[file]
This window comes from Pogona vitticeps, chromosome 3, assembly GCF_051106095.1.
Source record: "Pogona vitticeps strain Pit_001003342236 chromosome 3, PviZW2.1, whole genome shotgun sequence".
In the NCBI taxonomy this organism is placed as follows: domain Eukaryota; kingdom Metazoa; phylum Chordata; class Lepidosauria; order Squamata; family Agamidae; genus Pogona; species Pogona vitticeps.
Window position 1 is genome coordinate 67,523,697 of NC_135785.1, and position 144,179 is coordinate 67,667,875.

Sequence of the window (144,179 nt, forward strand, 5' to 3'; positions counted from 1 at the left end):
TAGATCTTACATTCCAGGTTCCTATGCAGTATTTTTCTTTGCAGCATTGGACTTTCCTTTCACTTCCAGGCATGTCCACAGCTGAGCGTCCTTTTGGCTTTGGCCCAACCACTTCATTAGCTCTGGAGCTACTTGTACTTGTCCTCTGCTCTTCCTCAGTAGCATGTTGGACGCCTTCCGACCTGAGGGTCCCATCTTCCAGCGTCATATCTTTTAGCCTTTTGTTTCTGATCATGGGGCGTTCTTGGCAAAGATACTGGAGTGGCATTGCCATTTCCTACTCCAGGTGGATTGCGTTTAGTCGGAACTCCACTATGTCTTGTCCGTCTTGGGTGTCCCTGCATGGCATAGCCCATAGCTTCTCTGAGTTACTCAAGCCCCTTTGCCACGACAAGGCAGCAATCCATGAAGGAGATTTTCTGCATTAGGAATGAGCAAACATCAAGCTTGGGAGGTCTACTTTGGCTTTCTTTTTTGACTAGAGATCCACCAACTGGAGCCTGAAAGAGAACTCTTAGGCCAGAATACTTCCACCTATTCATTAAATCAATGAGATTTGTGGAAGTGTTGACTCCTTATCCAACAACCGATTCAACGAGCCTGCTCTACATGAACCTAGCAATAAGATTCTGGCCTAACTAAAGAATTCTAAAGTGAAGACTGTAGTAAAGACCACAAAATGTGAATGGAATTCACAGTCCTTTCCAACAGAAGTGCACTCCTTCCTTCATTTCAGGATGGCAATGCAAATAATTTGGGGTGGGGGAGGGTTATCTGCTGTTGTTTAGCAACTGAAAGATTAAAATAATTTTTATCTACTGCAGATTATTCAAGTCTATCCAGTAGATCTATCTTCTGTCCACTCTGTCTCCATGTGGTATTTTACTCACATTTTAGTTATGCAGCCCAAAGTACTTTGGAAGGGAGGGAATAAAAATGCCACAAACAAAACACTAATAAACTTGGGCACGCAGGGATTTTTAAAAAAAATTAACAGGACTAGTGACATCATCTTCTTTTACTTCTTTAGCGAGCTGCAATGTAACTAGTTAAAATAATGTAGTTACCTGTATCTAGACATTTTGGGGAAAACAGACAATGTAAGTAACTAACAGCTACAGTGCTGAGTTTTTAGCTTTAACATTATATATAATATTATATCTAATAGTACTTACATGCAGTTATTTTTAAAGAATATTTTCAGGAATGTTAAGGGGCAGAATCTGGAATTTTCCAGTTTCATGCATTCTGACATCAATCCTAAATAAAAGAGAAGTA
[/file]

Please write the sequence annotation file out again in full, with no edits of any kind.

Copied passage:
This window comes from Pogona vitticeps, chromosome 3, assembly GCF_051106095.1.
Source record: "Pogona vitticeps strain Pit_001003342236 chromosome 3, PviZW2.1, whole genome shotgun sequence".
In the NCBI taxonomy this organism is placed as follows: domain Eukaryota; kingdom Metazoa; phylum Chordata; class Lepidosauria; order Squamata; family Agamidae; genus Pogona; species Pogona vitticeps.
Window position 1 is genome coordinate 67,523,697 of NC_135785.1, and position 144,179 is coordinate 67,667,875.

Sequence of the window (144,179 nt, forward strand, 5' to 3'; positions counted from 1 at the left end):
TAGATCTTACATTCCAGGTTCCTATGCAGTATTTTTCTTTGCAGCATTGGACTTTCCTTTCACTTCCAGGCATGTCCACAGCTGAGCGTCCTTTTGGCTTTGGCCCAACCACTTCATTAGCTCTGGAGCTACTTGTACTTGTCCTCTGCTCTTCCTCAGTAGCATGTTGGACGCCTTCCGACCTGAGGGTCCCATCTTCCAGCGTCATATCTTTTAGCCTTTTGTTTCTGATCATGGGGCGTTCTTGGCAAAGATACTGGAGTGGCATTGCCATTTCCTACTCCAGGTGGATTGCGTTTAGTCGGAACTCCACTATGTCTTGTCCGTCTTGGGTGTCCCTGCATGGCATAGCCCATAGCTTCTCTGAGTTACTCAAGCCCCTTTGCCACGACAAGGCAGCAATCCATGAAGGAGATTTTCTGCATTAGGAATGAGCAAACATCAAGCTTGGGAGGTCTACTTTGGCTTTCTTTTTTGACTAGAGATCCACCAACTGGAGCCTGAAAGAGAACTCTTAGGCCAGAATACTTCCACCTATTCATTAAATCAATGAGATTTGTGGAAGTGTTGACTCCTTATCCAACAACCGATTCAACGAGCCTGCTCTACATGAACCTAGCAATAAGATTCTGGCCTAACTAAAGAATTCTAAAGTGAAGACTGTAGTAAAGACCACAAAATGTGAATGGAATTCACAGTCCTTTCCAACAGAAGTGCACTCCTTCCTTCATTTCAGGATGGCAATGCAAATAATTTGGGGTGGGGGAGGGTTATCTGCTGTTGTTTAGCAACTGAAAGATTAAAATAATTTTTATCTACTGCAGATTATTCAAGTCTATCCAGTAGATCTATCTTCTGTCCACTCTGTCTCCATGTGGTATTTTACTCACATTTTAGTTATGCAGCCCAAAGTACTTTGGAAGGGAGGGAATAAAAATGCCACAAACAAAACACTAATAAACTTGGGCACGCAGGGATTTTTAAAAAAAATTAACAGGACTAGTGACATCATCTTCTTTTACTTCTTTAGCGAGCTGCAATGTAACTAGTTAAAATAATGTAGTTACCTGTATCTAGACATTTTGGGGAAAACAGACAATGTAAGTAACTAACAGCTACAGTGCTGAGTTTTTAGCTTTAACATTATATATAATATTATATCTAATAGTACTTACATGCAGTTATTTTTAAAGAATATTTTCAGGAATGTTAAGGGGCAGAATCTGGAATTTTCCAGTTTCATGCATTCTGACATCAATCCTAAATAAAAGAGAAGTA